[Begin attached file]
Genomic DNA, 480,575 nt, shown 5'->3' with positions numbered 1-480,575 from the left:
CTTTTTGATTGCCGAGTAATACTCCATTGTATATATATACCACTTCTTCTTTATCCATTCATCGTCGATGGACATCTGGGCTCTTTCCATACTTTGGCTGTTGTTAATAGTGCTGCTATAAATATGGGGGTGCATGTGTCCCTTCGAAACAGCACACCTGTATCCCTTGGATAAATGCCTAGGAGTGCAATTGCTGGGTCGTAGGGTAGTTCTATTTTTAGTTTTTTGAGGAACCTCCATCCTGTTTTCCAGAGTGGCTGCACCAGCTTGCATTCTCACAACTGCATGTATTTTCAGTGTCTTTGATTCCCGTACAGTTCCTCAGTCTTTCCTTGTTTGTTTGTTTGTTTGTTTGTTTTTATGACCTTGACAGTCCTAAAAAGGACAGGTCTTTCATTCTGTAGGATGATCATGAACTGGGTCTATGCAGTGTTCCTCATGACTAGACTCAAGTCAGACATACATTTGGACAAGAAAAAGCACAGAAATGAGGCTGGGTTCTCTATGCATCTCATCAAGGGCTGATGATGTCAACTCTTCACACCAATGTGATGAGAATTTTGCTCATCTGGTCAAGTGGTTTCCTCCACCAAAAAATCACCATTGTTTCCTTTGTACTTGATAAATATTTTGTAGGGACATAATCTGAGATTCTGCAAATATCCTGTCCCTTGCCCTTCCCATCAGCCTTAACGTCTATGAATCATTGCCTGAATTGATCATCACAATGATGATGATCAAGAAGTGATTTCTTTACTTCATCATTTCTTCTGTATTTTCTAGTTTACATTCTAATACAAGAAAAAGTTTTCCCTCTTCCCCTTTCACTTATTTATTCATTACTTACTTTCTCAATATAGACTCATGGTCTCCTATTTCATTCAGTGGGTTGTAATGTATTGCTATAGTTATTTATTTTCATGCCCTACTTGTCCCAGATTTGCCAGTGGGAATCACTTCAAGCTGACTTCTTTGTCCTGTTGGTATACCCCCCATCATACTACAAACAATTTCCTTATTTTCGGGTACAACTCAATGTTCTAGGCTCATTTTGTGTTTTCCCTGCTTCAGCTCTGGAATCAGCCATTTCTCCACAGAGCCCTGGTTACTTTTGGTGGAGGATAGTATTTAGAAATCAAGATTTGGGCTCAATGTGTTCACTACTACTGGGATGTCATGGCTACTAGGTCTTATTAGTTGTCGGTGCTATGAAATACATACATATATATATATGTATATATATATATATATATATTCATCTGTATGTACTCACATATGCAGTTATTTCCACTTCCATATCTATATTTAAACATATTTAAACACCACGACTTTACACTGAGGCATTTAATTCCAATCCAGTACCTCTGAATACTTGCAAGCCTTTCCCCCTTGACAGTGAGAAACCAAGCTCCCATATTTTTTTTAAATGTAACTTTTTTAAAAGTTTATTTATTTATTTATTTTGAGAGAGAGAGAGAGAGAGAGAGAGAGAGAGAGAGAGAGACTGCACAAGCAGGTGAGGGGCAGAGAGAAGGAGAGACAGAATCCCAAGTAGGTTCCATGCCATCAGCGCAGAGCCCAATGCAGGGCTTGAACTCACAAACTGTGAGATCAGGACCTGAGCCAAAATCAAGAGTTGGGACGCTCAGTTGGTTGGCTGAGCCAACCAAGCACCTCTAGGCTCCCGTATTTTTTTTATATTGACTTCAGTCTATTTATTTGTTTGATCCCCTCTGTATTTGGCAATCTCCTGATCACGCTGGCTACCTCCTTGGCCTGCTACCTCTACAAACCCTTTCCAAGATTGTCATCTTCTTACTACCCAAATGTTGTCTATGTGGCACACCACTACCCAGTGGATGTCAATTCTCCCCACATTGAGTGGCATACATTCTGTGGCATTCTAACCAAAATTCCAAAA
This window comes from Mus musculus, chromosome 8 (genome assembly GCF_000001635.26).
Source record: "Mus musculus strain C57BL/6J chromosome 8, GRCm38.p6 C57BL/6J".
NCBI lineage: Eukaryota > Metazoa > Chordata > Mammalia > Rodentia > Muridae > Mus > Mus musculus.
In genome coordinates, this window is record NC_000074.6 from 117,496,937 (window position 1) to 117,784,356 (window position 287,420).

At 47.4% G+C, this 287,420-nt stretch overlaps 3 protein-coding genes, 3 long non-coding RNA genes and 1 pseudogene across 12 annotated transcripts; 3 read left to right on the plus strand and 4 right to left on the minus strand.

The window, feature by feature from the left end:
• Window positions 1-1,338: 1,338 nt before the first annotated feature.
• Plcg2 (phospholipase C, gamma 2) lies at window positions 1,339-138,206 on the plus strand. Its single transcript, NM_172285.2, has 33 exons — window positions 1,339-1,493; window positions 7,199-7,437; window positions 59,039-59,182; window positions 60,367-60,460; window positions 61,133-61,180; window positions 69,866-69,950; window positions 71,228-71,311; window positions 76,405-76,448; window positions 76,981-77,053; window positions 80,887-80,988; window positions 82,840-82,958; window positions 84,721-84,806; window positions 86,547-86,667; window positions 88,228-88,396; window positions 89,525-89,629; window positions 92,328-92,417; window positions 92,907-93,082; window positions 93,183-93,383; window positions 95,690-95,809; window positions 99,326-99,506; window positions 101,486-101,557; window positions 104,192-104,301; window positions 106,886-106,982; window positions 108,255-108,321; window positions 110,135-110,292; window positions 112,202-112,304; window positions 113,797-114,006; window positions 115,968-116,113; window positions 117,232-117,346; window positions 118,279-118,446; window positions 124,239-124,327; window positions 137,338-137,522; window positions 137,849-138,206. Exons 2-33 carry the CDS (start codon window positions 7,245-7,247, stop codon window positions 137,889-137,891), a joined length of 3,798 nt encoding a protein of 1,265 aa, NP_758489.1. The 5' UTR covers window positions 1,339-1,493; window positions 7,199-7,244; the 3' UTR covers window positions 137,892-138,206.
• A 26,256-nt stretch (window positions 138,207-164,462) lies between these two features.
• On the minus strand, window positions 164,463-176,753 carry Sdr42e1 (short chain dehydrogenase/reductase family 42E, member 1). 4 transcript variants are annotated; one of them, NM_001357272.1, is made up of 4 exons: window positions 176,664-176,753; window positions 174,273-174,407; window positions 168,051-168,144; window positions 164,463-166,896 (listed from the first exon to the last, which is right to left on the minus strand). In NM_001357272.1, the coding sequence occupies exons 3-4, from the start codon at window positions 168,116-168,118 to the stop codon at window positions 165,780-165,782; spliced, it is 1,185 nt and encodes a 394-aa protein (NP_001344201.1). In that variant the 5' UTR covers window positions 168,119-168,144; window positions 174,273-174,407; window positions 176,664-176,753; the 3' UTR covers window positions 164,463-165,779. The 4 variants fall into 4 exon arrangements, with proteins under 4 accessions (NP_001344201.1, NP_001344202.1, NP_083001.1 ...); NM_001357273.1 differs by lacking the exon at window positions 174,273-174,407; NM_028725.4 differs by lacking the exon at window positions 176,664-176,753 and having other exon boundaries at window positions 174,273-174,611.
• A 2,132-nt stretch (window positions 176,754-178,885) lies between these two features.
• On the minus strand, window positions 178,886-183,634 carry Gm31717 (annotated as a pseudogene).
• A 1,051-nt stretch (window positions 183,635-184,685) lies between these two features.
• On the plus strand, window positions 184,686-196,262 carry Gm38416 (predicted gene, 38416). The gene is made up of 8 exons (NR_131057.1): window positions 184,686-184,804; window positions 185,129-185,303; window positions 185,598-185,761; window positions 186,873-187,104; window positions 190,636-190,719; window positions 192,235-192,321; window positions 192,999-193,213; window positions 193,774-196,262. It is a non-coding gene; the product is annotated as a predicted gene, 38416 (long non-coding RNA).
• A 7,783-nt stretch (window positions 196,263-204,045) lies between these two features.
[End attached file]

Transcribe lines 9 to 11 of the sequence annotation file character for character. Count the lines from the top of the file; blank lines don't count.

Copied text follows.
• Window positions 1-1,338: 1,338 nt before the first annotated feature.
• Plcg2 (phospholipase C, gamma 2) lies at window positions 1,339-138,206 on the plus strand. Its single transcript, NM_172285.2, has 33 exons — window positions 1,339-1,493; window positions 7,199-7,437; window positions 59,039-59,182; window positions 60,367-60,460; window positions 61,133-61,180; window positions 69,866-69,950; window positions 71,228-71,311; window positions 76,405-76,448; window positions 76,981-77,053; window positions 80,887-80,988; window positions 82,840-82,958; window positions 84,721-84,806; window positions 86,547-86,667; window positions 88,228-88,396; window positions 89,525-89,629; window positions 92,328-92,417; window positions 92,907-93,082; window positions 93,183-93,383; window positions 95,690-95,809; window positions 99,326-99,506; window positions 101,486-101,557; window positions 104,192-104,301; window positions 106,886-106,982; window positions 108,255-108,321; window positions 110,135-110,292; window positions 112,202-112,304; window positions 113,797-114,006; window positions 115,968-116,113; window positions 117,232-117,346; window positions 118,279-118,446; window positions 124,239-124,327; window positions 137,338-137,522; window positions 137,849-138,206. Exons 2-33 carry the CDS (start codon window positions 7,245-7,247, stop codon window positions 137,889-137,891), a joined length of 3,798 nt encoding a protein of 1,265 aa, NP_758489.1. The 5' UTR covers window positions 1,339-1,493; window positions 7,199-7,244; the 3' UTR covers window positions 137,892-138,206.
• A 26,256-nt stretch (window positions 138,207-164,462) lies between these two features.